From filing the FAFSA to completing the Common App, the college application process can be a daunting, formidable task for students. While a large part of the application is simple but tedious—-inputting data like grades and financial information into short boxes or bubbles is a monotonous activity at best—essay writing is challenging for many students.
A stellar academic record like a 4.2 GPA and a perfect SAT score will go a long way in a college application. However, colleges are now paying closer attention to the individual than just test scores. U.S. News and World Report (the publication known for its annual “America’s Best Colleges” list) reports that admission officers are now looking closer at the student’s essay rather than his or her academic career. In the same article, Adam Sapp, Director of Admissions at Pomona College said, “The essays are important in part because this is a student’s chance to really speak directly to the admissions office.”
The author of the article, Kelly Mae Ross, states, “Prospective college students want their essay, sometimes called a personal statement, to make an impression and boost their chances of being accepted, but they only have several hundred words to make that happen.”
The Princeton Review’s Rob Franek, in an article offering essay writing tips, further stresses the importance of the college essay: “Selective colleges receive applications from many worthy students with similar scores and grades—too many to admit. So they use your essay…to find out what sets you apart from the other talented candidates.”
There is a wealth of information available on how to write the perfect college essay but here is a summary of what I’ve found to be helpful. Notable websites include U.S. News & World Report, College Essay Guy (his online seminar is great), Prep Scholar, and College Xpress.
- Don’t procrastinate. Allow for enough time to write a few good drafts, make important edits, and have others take a look at your essay. It’s easy to put it aside but when you’re staring down the barrel of a deadline, you’ll wish you had more time. If you have trouble getting started and feel yourself stressing just free write. Forget everything your English teacher taught you to do and write (just don’t show this to Mrs. Ustare; she might have a heart attack).
- Be authentic. No one likes a phony. You’re an individual and unless you’ve been living under a rock for your entire life, you have experience that makes you who you are. Also, it’s way too hard to be someone you’re not. If you write the essay the way you talk (without all the slang and PG-13 language) it’ll give the counselors what they want: an image of you as a person.
- Answer the prompt. This is a pretty obvious one but when you’re in the midst of writing and you have a great thing to write about, the prompt in front of you might get left behind.
- Tell a story. Not just any story but a personal story. Not just a personal story but a personal story of growth. No one wants to read about someone else; they want to read about you. But they don’t want to read about the great Tik Tok you made; they want to read about something special to you. And it’s great if you have a personal story but if it didn’t affect you then what’s the point? Write about a time that you impacted you as a person. (But don’t dump your life story on the counselor; just ONE specific event that changed you.)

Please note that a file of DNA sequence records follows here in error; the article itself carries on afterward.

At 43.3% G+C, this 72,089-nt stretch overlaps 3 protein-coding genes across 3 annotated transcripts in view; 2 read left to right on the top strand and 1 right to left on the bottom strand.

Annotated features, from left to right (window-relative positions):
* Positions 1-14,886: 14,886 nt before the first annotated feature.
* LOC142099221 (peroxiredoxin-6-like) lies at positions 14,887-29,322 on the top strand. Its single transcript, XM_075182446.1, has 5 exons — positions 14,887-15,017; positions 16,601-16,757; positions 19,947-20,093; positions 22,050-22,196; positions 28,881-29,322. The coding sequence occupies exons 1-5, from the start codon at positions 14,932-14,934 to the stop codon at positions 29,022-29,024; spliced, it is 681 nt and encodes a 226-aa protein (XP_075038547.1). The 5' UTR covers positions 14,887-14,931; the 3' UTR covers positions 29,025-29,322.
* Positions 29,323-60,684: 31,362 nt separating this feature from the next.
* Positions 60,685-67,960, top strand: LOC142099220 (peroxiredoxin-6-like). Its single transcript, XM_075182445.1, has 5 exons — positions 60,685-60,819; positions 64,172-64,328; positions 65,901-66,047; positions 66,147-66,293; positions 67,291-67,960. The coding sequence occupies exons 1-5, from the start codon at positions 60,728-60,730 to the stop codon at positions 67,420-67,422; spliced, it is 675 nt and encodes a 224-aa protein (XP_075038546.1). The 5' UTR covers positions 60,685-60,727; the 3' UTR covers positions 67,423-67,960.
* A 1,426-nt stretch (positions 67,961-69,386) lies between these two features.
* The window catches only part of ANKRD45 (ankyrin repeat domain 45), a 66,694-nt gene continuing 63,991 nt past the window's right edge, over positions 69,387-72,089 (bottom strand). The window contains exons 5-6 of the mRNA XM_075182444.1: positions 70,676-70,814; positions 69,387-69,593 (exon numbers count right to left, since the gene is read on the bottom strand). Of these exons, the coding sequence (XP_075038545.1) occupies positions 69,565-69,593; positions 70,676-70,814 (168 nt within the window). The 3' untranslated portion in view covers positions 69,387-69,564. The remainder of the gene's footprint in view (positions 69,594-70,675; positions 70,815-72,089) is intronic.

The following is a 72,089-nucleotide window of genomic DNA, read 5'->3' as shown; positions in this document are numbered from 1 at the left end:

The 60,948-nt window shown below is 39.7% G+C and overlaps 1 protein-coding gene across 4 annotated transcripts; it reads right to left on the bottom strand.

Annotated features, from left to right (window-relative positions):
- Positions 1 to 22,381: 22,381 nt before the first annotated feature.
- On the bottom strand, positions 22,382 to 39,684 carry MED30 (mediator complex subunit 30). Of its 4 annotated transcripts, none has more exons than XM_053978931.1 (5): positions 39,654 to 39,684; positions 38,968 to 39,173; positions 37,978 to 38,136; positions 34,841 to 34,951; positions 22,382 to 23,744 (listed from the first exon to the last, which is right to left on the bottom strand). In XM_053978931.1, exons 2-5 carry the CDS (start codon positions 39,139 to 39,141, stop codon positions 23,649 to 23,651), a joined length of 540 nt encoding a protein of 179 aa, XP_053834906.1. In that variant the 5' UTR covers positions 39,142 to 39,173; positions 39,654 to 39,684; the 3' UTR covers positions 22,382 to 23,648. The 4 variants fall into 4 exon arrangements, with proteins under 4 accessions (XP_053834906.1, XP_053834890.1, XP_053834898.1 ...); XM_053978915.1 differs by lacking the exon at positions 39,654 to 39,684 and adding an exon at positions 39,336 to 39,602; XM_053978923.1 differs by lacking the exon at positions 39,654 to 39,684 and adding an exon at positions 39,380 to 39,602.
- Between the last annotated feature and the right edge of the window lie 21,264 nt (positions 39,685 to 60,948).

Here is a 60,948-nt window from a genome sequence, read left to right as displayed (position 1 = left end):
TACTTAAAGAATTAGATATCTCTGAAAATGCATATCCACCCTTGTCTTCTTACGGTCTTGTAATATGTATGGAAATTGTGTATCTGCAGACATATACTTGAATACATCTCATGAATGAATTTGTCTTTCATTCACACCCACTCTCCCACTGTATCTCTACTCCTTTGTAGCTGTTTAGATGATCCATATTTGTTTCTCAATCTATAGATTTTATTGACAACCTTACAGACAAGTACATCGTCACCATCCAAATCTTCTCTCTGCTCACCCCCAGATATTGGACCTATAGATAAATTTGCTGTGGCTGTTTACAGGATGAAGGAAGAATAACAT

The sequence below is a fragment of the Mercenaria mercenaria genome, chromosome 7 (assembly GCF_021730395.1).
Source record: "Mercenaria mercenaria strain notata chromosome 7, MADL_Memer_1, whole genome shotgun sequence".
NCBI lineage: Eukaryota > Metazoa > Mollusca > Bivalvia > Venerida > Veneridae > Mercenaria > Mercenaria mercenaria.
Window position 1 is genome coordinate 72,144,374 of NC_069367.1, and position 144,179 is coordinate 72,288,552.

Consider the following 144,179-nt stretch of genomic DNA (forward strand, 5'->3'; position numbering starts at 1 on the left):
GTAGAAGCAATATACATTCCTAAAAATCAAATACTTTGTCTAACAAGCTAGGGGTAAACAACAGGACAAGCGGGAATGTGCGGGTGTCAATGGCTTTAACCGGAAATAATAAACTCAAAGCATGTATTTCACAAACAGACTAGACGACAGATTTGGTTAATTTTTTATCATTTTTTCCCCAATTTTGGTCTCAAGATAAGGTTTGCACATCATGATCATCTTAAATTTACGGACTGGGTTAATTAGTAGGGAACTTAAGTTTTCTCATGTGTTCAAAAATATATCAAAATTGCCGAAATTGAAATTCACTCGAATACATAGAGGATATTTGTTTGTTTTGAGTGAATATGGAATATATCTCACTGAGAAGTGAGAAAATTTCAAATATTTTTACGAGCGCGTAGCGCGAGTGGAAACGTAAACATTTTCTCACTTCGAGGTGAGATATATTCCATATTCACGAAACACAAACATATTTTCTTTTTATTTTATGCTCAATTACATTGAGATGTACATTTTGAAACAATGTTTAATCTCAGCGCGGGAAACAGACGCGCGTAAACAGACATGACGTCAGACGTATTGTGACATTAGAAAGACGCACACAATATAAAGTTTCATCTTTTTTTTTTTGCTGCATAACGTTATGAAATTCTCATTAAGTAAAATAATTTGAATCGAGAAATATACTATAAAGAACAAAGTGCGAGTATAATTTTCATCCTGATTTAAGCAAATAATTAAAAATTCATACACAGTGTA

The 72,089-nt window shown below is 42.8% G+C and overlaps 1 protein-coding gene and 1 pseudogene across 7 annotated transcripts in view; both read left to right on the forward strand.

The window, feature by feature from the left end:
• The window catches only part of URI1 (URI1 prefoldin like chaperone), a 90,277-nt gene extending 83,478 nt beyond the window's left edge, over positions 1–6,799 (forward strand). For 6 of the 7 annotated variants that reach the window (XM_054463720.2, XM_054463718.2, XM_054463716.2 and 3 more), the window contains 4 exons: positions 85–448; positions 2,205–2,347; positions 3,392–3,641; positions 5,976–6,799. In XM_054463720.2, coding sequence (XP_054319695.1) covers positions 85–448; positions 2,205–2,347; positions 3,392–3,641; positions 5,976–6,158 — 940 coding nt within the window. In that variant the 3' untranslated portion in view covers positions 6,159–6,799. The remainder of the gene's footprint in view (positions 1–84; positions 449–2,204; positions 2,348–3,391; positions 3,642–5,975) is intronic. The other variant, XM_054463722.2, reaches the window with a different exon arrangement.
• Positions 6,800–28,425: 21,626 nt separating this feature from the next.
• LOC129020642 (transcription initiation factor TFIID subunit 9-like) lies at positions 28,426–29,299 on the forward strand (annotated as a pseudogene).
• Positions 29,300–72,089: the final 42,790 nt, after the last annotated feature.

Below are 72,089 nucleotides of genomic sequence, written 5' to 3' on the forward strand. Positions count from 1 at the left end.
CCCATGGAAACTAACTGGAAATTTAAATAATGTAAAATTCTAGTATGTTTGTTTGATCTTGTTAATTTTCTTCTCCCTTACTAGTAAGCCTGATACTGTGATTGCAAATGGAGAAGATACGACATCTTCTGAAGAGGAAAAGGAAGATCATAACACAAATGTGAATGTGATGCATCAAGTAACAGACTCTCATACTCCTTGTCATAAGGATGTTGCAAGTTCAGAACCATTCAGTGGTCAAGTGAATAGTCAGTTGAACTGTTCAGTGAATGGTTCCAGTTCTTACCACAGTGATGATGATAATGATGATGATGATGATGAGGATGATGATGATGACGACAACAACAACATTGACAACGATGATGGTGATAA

- If you ignored tip one and you find yourself up against the deadline, take a deep breath and calm down. You’re not going to help yourself by hyperventilating. Take some time to calm down and do your best with the time you have.
- This last one is for parents. If your child is procrastinating, reminding them of their deadlines is fine but if you find yourself stressing out more than your child, STOP. You will save yourself so much stress. If you’re the kind of parent that can’t let your child fail, I say good luck; you’ll need it.
Learning from the experience of others is also invaluable. Senior Jazerine Nakamura gave this tip for writing college essays: “Definitely try to avoid the typical cliché essay [topics] that everyone writes about. When colleges read them, they’ll just see that you went through the same things as someone else who has a better portfolio than you. Obviously don’t lie in your essay, but I’d encourage people to look at the unique qualities they have and write about it. Show how you’re different and why you stand out from everyone.”
Senior Kasen Wong, added,, “Don’t flip out about it. I know it will seem like the hardest task to pull out something that defines yourself and your experiences but try to think more about specific scenarios that taught you something or that you found interesting rather than an experience itself. Inspiration from others is also important and don’t be afraid to address seemingly taboo topics (like sports) in your essays as long as it’s in an appropriate and insightful tone.”
Senior Alexis Nakabayashi has this tip: “Start early. Even if you have no idea about what you want to write, doing a little soul searching and digging through your memories can reveal a key moment that would make a great college essay.”
Unless your favorite thing to do is fill out bubbles and write essays, you probably won’t enjoy the college application process. By the time you are done applying to all of your schools, you will have probably spent hours, maybe even days doing it. Hopefully, if you’ve made it so far into this article, the tips will help to make everything a bit less painful. And in my opinion, the best advice from across the internet, from all of the best websites is this: Begin early and be yourself.